Hazlett reflects on town manager tenure

12 years ago

By Joseph Cyr
Staff Writer

    HOULTON — Doug Hazlett is proud of many things the town accomplished during his seven-year tenure.
    The biggest accomplishment he is proud of, however, is difficult to quantify. It is a matter of perception and changing the way Houlton may have been viewed by others around the state.
    “I feel that Houlton has changed its image to the rest of the world,” Hazlett said. “We need to be more pro-business. We need to be open to job creation and new businesses coming here, because that is really the best way to create jobs and control taxes. I’d much rather see the town collect more taxes on new buildings, than increasing the amount of taxes collected from individuals already living here.”
Houlton Pioneer Times Photo/Joseph Cyr
NE-Hazlett-dc-pt-13OPEN HOUSE — Former Houlton Town Manager Doug Hazlett, right, speaks with Mike and Debbie Clark during his farewell Open House Friday afternoon.

    Hazlett’s last day as town manager was Friday and an open house was held at the town council chambers for residents to come and say farewell. Assistant Town Manager Cathy O’Leary has been named the interim town manager effective March 23. O’Leary has served in this capacity before.
    Hazlett was lured back into the world of insurance. He has taken a job with Maine Mutual Group in Presque Isle.
    “It was an opportunity to go back into the business that I came from,” he said. “I’m going to be a senior business consultant, which means I will be working on a variety of new projects.”
    Hazlett said he believes he has worked very well with each council, even though some of the names and faces changed during his tenure.
    “The council came on board really early in my tenure in 2005 and was very supportive,” he said. “I’m happy with the fact that I have worked well with all of the councils here.”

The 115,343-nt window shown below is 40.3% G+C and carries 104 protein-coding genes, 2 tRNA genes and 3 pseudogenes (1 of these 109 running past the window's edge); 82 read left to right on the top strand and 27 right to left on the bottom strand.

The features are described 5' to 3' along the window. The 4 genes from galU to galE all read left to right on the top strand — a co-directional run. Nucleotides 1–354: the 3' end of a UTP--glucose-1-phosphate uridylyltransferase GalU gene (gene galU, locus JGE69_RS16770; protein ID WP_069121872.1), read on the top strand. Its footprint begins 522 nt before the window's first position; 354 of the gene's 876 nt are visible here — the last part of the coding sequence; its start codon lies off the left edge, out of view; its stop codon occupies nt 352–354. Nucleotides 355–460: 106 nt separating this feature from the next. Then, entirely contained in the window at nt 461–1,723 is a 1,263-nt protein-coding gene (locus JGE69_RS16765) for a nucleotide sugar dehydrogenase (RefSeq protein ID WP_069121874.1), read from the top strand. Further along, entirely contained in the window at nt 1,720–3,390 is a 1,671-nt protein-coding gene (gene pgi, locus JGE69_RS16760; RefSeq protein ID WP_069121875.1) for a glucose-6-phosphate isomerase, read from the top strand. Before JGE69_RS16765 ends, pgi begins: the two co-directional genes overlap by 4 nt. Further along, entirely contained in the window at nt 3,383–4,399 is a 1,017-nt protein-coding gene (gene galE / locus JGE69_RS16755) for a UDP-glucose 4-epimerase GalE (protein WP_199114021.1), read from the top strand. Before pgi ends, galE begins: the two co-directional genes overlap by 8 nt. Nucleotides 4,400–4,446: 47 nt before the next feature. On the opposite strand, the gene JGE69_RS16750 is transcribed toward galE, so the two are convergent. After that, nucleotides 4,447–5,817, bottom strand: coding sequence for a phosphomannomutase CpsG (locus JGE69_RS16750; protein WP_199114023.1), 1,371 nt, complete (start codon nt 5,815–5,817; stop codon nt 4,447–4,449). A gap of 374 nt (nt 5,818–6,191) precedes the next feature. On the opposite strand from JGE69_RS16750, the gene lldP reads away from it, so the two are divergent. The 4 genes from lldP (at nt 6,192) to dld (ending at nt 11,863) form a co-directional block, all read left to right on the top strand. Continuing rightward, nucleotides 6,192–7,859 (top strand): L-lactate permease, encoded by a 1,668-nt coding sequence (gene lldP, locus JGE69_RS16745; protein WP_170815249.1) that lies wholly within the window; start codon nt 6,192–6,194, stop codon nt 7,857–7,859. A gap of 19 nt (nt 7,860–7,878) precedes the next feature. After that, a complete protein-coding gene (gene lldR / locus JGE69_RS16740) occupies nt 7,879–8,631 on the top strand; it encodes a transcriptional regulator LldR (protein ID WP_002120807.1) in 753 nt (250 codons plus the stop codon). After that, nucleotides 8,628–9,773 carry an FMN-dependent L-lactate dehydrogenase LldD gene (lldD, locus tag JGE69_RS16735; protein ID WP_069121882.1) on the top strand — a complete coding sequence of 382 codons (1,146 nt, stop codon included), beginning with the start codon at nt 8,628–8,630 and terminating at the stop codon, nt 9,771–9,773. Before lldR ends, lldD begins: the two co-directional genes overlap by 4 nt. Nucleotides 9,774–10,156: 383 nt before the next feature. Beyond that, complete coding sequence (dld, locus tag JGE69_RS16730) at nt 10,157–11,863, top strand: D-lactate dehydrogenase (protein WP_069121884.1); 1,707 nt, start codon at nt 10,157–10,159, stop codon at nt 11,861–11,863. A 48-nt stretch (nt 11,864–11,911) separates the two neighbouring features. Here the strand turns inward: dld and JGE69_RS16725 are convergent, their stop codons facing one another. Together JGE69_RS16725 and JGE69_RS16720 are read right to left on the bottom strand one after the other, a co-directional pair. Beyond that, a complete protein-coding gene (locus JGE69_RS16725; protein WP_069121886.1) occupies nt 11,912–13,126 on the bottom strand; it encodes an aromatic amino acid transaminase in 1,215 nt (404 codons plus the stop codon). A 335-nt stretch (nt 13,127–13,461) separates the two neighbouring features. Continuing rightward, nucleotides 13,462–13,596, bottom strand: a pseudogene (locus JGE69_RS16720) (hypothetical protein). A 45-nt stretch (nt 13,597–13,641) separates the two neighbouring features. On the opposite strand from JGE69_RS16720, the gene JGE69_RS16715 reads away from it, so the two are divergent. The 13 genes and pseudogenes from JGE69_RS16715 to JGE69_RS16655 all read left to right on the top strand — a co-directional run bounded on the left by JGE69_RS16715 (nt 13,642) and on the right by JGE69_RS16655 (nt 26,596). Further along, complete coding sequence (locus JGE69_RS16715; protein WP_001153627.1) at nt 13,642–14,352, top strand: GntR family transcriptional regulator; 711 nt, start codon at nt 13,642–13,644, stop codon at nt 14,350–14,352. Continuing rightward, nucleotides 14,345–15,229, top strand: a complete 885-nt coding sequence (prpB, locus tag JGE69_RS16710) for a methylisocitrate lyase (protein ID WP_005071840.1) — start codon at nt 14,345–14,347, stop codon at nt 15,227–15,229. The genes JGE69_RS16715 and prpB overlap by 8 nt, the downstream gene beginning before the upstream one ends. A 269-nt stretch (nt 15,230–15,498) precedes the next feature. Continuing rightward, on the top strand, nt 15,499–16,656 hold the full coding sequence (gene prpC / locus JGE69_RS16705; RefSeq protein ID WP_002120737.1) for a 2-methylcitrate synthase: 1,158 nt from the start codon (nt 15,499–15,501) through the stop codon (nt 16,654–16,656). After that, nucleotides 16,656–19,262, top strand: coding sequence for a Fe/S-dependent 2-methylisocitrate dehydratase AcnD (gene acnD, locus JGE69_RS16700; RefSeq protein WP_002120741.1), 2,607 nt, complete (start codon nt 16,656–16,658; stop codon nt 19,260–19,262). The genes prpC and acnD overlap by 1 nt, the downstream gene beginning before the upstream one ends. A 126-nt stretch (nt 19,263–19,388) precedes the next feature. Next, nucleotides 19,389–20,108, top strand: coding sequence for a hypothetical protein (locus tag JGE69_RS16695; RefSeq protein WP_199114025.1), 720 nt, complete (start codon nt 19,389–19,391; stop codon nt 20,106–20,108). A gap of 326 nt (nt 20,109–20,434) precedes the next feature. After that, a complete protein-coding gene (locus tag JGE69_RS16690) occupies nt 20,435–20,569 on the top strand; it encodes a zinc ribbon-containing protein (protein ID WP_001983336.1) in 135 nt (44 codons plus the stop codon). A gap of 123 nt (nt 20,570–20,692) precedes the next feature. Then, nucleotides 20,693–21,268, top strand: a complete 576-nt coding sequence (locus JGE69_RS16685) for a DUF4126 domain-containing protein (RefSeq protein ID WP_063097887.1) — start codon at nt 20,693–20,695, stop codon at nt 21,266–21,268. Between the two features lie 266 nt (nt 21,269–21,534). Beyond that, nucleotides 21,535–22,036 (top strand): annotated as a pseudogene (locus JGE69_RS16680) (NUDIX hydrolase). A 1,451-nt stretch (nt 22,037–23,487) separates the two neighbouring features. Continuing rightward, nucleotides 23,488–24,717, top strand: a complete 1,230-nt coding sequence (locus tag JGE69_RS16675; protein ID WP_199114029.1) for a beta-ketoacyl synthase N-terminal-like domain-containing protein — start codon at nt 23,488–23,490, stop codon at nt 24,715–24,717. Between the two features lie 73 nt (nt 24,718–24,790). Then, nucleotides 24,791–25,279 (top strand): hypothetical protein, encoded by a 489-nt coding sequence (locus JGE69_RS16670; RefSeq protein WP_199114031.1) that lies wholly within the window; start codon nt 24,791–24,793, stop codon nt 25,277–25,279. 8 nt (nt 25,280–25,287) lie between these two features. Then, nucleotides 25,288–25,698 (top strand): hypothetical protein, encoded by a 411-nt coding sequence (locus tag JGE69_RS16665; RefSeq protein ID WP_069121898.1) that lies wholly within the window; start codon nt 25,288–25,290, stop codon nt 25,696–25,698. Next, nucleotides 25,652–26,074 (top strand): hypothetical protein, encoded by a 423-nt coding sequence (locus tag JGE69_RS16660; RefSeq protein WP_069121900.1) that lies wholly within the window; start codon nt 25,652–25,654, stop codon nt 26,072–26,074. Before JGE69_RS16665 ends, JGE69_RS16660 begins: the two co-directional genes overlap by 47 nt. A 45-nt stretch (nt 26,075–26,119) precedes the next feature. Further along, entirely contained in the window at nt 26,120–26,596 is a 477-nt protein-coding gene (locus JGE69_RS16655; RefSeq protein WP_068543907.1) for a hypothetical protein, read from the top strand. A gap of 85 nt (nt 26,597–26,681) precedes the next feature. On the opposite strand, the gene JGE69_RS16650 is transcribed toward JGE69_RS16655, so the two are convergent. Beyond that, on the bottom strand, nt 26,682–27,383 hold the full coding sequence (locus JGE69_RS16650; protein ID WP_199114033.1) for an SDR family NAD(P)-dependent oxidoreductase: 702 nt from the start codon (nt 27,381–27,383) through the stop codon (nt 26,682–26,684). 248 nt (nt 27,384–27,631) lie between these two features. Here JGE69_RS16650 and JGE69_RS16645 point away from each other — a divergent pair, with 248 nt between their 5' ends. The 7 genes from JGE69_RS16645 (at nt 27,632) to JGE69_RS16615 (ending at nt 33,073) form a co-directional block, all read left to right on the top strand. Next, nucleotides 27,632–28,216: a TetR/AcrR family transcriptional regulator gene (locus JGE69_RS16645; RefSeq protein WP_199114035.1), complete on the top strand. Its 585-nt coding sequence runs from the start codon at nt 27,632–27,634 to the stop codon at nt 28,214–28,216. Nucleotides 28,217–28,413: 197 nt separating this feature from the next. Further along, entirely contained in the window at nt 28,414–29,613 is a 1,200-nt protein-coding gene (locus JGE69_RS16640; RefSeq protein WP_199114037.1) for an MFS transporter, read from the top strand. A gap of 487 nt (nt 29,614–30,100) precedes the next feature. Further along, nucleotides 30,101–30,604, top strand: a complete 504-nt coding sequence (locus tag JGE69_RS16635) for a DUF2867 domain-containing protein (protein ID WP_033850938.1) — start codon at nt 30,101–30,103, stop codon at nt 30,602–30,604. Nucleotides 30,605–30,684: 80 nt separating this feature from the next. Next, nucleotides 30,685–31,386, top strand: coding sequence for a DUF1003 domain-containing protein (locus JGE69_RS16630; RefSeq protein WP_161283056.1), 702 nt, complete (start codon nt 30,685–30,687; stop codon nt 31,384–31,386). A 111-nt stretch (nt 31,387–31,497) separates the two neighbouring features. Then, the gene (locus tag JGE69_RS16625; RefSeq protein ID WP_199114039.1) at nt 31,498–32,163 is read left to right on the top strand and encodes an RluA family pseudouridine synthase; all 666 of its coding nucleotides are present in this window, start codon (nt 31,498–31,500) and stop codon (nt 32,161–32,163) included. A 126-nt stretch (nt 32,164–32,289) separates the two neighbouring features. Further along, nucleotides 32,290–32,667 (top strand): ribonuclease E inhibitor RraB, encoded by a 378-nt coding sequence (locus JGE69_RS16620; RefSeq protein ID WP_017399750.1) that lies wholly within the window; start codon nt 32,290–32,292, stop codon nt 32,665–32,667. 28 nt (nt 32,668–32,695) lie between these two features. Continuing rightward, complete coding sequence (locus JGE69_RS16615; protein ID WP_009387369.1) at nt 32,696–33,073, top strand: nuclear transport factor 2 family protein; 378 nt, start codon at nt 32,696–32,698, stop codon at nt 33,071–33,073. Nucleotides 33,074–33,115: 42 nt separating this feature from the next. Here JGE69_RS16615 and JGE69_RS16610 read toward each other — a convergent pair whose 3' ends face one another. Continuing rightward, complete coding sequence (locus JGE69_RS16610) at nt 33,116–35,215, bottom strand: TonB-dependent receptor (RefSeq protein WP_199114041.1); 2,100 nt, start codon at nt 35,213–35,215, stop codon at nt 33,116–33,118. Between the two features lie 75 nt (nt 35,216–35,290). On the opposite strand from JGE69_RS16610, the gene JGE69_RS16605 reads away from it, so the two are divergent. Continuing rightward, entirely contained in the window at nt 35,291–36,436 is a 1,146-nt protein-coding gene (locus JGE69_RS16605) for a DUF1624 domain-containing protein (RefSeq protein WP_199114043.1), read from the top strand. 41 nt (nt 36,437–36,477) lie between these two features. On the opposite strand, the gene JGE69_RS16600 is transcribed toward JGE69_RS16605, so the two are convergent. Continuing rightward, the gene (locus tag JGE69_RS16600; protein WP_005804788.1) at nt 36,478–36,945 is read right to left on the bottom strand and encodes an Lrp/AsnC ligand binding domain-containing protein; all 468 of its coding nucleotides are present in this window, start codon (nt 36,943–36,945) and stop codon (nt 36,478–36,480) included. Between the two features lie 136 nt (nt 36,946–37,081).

One of the more difficult aspects of serving as a town manager is serving many masters, Hazlett said. The town manager answers directly to the town council and on any given year, at least two seats on that board are up for election.
    “You have to be adaptable and make sure everyone is seeing things the same way,” he said. “There is a lot of clarity around what the role of the council is. It requires a great deal of communication, but I never had any issues with a councilor who felt they had more authority than they did.”
    While there were some times he and the council did not always see eye-to-eye on a particular subject matter, the end result was a unified approach once a vote was taken.
    “It’s impossible in a municipal environment not to have a few thorny issues,” he said. “The challenge is how to deal with them. At the end of the day, the big picture is ‘Where is Houlton going? And what do we need to do to get on that track?’”
    A few of the other projects he was proud to see come to fruition were the creation of a Tax Increment Finance (TIF) district along the North Road; construction/repair to multiple town sidewalks; and investing in the infrastructure of the town through energy efficiency changes made to many town-owned buildings.
    Hazlett said there was a fair share of controversy surrounding the council when he came on board, but he did not let that deter him from his goal of putting Houlton on the proper track.
    Hazlett said he and his wife Kim (Lilley) were drawn to Houlton because her family lived in town. The couple bought property in Houlton several years before they actually moved to town. At the time, they were living in Hartford, Conn. where he was employed with the Hartford Insurance Company for 31 years.
    “I was retired for two or three years when I decided I kind of missed working,” Hazlett said. “We had visited Houlton many times in those 31 years and I always liked the people and the pace. I’ve worked in Manhattan (N.Y.), Hartford and Boston. There was something very nice about the politeness and down to earth nature of people here.”
    Hazlett added he has come to learn that the people of Houlton are “tremendously hard working folks.”
    There were no parting words of wisdom he could offer to the staff at the town office or his successor.
    “There’s no advice I can give them,” he joked. “They know more about running this town than I do.”